Success in Malaysia, Sri Lanka and Thailand is credited to significant investments in the training of midwives, beginning in the 1950s, and expanded access to skilled attendance at birth. Maternal deaths were halved in these countries every 7 to 10 years.
Lack of access to family planning is a major factor behind the 76 million unintended pregnancies every year in the developing world. 4 These lead to 19 million annual unsafe abortions, causing some 68,000 deaths.5
Research shows that one in ten pregnancies will end in an unsafe abortion, with Asia, Africa and Latin America accounting for the highest numbers.6
Access to safe and effective contraception reduces the incidence of induced abortion.
In several countries of Central and Eastern Europe, abortion rates declined rapidly with the establishment of family planning services and an increase in the availability of contraception. 7 In Romania, for example, abortion rates dropped dramatically from 52 to 11 per 1,000 women (aged 15 to 44) between 1995 and 1999.8
The presence of a skilled attendant at delivery increased significantly between 1990 and 2003, from 41 to 57 per cent, in the developing world as a whole.
- The greatest improvements occurred in South-Eastern Asia (from 34 to 64 per cent) and Northern Africa (from 41 to 76 per cent).
- The least change was observed in sub-Saharan Africa and Western Asia, both of which rose only 1 percentage point between 1990 and 2003.
Significant differences also exist both within and across countries. In every region, the presence of skilled birth attendants is lower in rural than in urban areas.
Wealth distribution is a major determinant of care during delivery:
- In Ethiopia, for example, the rich are 28 times as likely as the poor to have a skilled attendant present during delivery.9
- In India, the rich to poor ratio is 7 to 1. 10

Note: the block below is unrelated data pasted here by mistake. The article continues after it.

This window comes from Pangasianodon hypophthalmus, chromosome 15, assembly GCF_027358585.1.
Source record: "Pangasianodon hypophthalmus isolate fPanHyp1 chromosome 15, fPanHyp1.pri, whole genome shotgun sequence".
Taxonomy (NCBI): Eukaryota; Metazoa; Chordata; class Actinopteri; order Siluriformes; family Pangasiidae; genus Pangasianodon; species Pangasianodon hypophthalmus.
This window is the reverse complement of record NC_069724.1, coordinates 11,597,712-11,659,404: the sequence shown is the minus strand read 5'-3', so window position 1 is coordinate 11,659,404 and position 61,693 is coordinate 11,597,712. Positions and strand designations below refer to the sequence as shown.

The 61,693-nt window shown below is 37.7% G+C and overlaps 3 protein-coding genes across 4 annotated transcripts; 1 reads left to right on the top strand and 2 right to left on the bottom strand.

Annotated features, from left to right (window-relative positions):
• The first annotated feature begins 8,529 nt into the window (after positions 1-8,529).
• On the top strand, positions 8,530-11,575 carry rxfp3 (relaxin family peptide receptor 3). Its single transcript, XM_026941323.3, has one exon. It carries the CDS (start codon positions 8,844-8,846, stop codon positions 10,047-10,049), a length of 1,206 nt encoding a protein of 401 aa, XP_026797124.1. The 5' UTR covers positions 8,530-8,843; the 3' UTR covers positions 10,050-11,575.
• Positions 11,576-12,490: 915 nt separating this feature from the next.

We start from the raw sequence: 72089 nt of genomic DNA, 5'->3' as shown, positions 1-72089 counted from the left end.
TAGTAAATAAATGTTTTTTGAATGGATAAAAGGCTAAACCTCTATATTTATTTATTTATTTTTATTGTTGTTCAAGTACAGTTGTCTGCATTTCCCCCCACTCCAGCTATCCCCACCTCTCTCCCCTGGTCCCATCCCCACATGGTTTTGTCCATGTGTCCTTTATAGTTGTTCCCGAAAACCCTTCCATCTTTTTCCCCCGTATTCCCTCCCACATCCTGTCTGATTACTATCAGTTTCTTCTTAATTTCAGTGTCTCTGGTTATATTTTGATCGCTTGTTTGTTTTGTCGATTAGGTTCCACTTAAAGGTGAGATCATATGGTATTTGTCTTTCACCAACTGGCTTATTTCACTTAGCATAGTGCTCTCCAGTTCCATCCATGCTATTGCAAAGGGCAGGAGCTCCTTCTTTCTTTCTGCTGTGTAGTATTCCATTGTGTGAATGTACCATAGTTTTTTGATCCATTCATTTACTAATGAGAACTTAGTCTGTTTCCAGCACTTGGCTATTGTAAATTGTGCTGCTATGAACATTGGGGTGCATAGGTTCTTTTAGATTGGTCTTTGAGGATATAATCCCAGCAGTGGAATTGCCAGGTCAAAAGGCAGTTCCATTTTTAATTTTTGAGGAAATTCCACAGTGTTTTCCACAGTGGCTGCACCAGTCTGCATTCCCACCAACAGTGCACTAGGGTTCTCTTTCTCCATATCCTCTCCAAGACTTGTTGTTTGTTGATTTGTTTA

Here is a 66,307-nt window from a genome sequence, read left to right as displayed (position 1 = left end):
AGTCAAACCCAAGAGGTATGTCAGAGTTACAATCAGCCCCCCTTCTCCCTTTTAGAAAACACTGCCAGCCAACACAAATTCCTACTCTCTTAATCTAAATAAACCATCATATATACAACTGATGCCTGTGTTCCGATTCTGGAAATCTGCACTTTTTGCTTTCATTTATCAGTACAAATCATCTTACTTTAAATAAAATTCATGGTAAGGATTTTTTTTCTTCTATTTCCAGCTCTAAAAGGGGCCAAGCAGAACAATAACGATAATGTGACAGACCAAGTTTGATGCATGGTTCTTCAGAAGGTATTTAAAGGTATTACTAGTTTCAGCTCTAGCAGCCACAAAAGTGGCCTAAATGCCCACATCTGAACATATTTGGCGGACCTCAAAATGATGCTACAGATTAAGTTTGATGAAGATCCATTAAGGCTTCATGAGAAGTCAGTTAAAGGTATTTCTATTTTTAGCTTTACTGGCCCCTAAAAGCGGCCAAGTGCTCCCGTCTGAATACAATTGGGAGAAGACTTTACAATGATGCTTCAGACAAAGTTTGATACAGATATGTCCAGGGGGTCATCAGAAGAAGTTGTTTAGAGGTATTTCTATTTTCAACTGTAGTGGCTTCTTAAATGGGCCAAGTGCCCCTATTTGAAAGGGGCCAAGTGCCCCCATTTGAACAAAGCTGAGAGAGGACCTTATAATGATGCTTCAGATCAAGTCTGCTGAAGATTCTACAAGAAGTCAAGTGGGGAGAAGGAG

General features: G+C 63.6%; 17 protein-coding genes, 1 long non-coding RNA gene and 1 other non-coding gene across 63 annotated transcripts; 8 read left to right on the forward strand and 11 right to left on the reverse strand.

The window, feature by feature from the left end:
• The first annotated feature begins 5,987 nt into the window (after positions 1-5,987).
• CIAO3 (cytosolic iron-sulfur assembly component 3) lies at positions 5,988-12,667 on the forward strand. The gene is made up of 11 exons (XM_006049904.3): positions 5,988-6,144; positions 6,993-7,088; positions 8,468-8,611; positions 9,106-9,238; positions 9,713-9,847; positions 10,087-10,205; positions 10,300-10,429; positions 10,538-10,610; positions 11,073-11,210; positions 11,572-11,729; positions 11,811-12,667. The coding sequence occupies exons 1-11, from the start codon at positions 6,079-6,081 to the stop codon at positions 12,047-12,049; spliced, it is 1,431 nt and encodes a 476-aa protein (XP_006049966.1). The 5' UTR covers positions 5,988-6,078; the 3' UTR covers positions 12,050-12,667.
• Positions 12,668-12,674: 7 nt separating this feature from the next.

- In Chad and Niger the difference is 14-fold or more. 11
Of the 130 million babies born every year, about 4 million die in the first 4 weeks of life—the neonatal period.12
Newborn deaths account for nearly 40 percent of all deaths in children under five. Within the neonatal period, mortality is very high in the first 24 hours after birth.13
Newborn deaths are closely related to the health of the mother and to whether she has skilled attendance at delivery and postpartum care. Malnutrition, resulting in premature and low-birth weight infants, is a major risk factor.
Early pregnancy is also a risk factor: Babies born to adolescent mothers are 1.5 times more likely to die before their first birthday than if they were born to older women. 14
Adolescent girls face the highest risk of premature delivery, a major factor in newborn deaths. Because their bodies are not fully mature, they are also at risk of obstructed labour, which often results in the infant's death.
Globally some three quarters of neonatal deaths happen in the first week after birth. 15
Almost all (99 per cent) neonatal deaths are in low- and middle-income countries, and about half occur in the home. 16
The highest numbers of neonatal deaths are in south-central Asia and the highest rates are generally in sub-Saharan Africa.
- In sub-Saharan Africa, less than 40 per cent of women deliver with skilled care and in South Asia the figure is less than 30 per cent. 17
- Across 40 countries with Demographic and Health Survey data, more than 50 per cent of neonatal deaths arose after a home birth with no skilled care between 1995 and 2003. 18
Family planning is a human right and is essential to women's empowerment. It is central to efforts to reduce poverty, promote economic growth, raise female productivity, lower fertility, and improve child survival and maternal health.
Family planning can prevent 20-35 per cent of all maternal deaths.19
By enabling smaller family sizes, family planning can help stabilize rural areas, slow urbanization, and balance natural resource use with the needs of the population.